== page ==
Of these brackets it is noticeable that the one in the back wall has been left in an unfinished state, and it is also noticeable that the architrave above it has been partly cut away for a space of about two feet, apparently to make room for some object in front of it. That this object was the halo of a cult image of the Buddha may reasonably be inferred, though whether it was the image which is now in the shrine and which may once have been elevated on a higher plinth, or whether it was a taller image, for which the present one was afterwards substituted, is open to question. Clearly the existing image does not fit and was not designed for the plinth on which it rests nor could it have been intended that the wall behind and the decorative pilasters should be half hidden by the masonry which it was found necessary to insert for the support of this statue.
This image represents the Buddha seated in the earth-touching attitude (bhūmisparśa-mudrā) on a lotus throne, with a second lion throne beneath, which, however, may not have belonged to the original statue. Across the lower row of lotus leaves is inscribed the Buddhist creed in letters of about the tenth century AD.
On a projection in the centre of the lion throne are two much mutilated figures, one lying prostrate on its back the other standing apparently in an attitude of victory over it. Similar figures are found in front of the throne of a Buddha statue in Cave XI at Ellorā, which dates from the 7th century AD, and are probably symbolical of the victory which Buddha won beneath the Bodhi tree over the armies of Māra.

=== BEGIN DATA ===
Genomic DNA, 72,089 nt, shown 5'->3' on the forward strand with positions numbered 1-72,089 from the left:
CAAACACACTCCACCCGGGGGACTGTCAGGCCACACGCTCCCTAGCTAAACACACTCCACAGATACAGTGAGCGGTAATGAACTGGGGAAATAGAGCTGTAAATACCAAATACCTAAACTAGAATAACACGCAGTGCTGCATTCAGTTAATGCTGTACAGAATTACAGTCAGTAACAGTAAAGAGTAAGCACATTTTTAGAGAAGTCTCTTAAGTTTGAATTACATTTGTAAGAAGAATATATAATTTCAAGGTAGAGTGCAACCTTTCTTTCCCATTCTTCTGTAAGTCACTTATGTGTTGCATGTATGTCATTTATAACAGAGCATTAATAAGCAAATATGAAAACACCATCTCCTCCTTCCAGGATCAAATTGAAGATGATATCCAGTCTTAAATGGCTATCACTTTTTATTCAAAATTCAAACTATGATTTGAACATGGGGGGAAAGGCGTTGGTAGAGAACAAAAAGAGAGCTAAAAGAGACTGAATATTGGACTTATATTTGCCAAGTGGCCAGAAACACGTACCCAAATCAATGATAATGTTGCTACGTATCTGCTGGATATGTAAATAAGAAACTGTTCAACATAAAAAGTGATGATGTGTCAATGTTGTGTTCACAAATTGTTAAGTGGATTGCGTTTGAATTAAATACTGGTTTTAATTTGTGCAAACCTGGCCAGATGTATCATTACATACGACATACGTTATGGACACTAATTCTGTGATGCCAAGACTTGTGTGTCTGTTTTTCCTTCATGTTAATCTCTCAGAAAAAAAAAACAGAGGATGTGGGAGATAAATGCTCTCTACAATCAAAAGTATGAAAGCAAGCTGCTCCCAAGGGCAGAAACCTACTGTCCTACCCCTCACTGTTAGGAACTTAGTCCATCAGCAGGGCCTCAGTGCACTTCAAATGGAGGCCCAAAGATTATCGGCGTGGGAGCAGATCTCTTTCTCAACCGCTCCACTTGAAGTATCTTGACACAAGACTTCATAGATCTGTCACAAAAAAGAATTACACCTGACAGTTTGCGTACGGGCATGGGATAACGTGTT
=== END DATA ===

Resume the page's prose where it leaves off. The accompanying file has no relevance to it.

Unlike the pilasters of the sanctum, the two pilasters between the ante-chamber and the sanctum are roughly decorated with unfinished designs, one of which (on the north side) was cut through when the pilaster was adapted to its present position, and accordingly it may be inferred that the building from which they were taken had never been finished.
The sculptures on the entrance door-way are strikingly rich and elaborate. Projecting from the middle of the threshold a branching lotus with birds seated on the flowers, and, on each side of a half kirtti-mukha head, then come figures holding vases, conventional lions, and, in each corner, a seated corpulent figure of Kuvera. Much of the left jamb, as well as the lintel above, has fallen, but the right jamb is almost intact.
On the outer band is a stylized female standing beneath a tree, with a flowing arabesque above. Framed within this border are four vertical bands with a group of four figures at the base. Of these, the principal one is Yamunā, (the river Jumna) with her vehicle, the tortoise at her feet. Behind her is a female attendant holding a parasol above her head, and between these two a smaller figure, perhaps of a child, while a still smaller figure sits in the corner of the slab near Yamunā's right foot. Above Yamunā’s head is the bust of a Nāga, and above her attendant's head a lotus supporting a tiny figure of the Buddha in the bhūmisparśa-mudrā.
Of the vertical bands above, the innermost is covered with a scroll device, the next, which is supported by a demon dwarf (kichaka or kumbhānda), with leogryphs and riders standing on elephants, the third, also supported by a dwarf, is divided into three panels, each containing a male and two female figures in erotic attitudes, the fourth is in the form of an ornamental pilaster. The decoration of the left jamb, so far as it is preserved, is an exact counterpart of the right one with the single difference that Gangā (the river Ganges) with her vehicle the crocodile, is substituted for Yamunā.